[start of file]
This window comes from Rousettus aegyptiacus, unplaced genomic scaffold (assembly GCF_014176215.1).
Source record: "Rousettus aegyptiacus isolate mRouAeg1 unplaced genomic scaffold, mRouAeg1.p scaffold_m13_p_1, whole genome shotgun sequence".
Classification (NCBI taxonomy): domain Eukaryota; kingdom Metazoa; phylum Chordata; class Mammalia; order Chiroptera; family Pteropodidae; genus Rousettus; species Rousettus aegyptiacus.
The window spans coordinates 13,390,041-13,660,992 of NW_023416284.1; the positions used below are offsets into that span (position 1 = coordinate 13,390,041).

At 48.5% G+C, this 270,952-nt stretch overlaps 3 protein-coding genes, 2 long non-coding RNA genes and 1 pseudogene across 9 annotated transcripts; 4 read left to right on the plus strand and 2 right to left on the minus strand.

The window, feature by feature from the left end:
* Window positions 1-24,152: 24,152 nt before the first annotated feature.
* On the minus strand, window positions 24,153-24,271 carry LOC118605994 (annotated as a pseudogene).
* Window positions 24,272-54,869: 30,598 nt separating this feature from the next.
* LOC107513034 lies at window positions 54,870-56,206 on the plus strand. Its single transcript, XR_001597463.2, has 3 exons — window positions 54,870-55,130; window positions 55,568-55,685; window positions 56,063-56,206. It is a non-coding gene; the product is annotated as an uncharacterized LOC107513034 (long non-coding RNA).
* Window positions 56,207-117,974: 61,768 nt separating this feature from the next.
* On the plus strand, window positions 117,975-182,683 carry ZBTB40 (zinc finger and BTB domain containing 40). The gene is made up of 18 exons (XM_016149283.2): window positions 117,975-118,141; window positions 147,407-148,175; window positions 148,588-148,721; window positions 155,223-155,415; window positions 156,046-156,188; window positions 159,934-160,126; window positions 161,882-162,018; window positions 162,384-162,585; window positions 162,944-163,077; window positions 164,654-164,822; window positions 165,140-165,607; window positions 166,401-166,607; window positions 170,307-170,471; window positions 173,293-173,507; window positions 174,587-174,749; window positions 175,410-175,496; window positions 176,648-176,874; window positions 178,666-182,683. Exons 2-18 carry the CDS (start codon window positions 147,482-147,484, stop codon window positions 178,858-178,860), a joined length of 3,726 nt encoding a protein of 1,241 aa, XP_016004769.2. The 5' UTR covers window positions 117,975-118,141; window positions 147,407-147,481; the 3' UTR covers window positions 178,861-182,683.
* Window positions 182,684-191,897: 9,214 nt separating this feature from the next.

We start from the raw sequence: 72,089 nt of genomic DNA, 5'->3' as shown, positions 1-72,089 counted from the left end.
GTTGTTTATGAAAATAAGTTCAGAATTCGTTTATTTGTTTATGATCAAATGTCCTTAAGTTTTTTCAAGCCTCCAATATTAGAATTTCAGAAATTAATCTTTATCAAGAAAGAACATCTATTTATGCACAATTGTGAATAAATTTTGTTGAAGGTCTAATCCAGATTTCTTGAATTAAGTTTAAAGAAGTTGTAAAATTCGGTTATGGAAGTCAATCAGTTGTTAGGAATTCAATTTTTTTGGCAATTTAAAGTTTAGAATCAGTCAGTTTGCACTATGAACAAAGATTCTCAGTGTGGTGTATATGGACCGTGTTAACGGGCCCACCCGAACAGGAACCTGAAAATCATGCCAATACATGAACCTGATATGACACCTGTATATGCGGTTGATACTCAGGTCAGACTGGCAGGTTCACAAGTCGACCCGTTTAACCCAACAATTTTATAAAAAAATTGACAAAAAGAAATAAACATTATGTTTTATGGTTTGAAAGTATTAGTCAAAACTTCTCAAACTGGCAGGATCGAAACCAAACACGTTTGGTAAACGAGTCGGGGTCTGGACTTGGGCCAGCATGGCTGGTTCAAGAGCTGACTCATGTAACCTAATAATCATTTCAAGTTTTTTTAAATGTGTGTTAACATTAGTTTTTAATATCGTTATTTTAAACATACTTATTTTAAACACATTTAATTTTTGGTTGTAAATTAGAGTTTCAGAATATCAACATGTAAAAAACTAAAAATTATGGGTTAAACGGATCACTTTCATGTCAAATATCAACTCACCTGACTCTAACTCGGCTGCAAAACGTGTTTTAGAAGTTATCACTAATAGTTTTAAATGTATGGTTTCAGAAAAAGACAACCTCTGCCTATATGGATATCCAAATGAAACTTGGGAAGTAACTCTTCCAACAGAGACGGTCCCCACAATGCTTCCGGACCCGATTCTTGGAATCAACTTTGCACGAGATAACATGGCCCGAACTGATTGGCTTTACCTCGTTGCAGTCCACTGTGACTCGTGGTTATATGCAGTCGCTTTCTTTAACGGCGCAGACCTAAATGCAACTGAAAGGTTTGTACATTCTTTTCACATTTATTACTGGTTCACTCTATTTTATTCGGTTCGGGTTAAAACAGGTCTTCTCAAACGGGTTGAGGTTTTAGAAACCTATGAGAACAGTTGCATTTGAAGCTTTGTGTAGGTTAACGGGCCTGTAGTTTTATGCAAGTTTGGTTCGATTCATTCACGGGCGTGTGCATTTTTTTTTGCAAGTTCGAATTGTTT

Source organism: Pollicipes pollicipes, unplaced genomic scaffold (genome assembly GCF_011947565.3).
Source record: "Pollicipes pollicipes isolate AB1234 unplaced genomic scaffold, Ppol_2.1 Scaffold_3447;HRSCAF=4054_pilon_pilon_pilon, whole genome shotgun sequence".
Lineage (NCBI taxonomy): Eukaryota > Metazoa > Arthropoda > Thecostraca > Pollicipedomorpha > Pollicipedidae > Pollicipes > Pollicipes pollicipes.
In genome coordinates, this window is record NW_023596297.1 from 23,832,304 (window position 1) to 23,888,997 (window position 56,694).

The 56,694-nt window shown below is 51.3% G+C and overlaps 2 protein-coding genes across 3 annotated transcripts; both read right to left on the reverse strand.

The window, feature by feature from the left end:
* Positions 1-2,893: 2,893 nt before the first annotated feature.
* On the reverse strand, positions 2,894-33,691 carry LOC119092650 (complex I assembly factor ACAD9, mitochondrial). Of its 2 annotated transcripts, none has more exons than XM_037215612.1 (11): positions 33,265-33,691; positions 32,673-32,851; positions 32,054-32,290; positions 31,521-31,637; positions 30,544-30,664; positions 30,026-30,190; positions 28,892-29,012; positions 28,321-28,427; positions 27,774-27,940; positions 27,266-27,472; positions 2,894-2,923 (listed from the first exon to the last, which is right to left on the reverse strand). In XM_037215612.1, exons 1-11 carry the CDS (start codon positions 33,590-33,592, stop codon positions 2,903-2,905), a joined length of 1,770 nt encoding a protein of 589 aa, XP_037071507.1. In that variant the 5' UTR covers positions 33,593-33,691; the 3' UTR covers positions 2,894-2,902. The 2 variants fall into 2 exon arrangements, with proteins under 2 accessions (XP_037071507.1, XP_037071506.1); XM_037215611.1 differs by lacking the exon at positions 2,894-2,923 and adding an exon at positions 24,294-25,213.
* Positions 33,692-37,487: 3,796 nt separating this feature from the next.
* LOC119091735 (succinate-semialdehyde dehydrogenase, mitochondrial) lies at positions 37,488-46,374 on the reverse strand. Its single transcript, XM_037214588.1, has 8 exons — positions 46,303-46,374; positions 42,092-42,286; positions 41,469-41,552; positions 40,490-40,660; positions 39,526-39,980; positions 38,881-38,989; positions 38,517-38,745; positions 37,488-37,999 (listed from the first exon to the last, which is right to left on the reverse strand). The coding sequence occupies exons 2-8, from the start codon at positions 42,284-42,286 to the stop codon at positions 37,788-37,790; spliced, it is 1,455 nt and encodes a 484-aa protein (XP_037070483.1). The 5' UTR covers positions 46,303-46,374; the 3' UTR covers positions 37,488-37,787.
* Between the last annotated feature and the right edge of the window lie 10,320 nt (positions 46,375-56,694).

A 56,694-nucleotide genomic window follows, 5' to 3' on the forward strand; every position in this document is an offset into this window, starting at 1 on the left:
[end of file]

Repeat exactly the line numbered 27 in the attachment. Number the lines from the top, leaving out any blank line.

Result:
A 56,694-nucleotide genomic window follows, 5' to 3' on the forward strand; every position in this document is an offset into this window, starting at 1 on the left: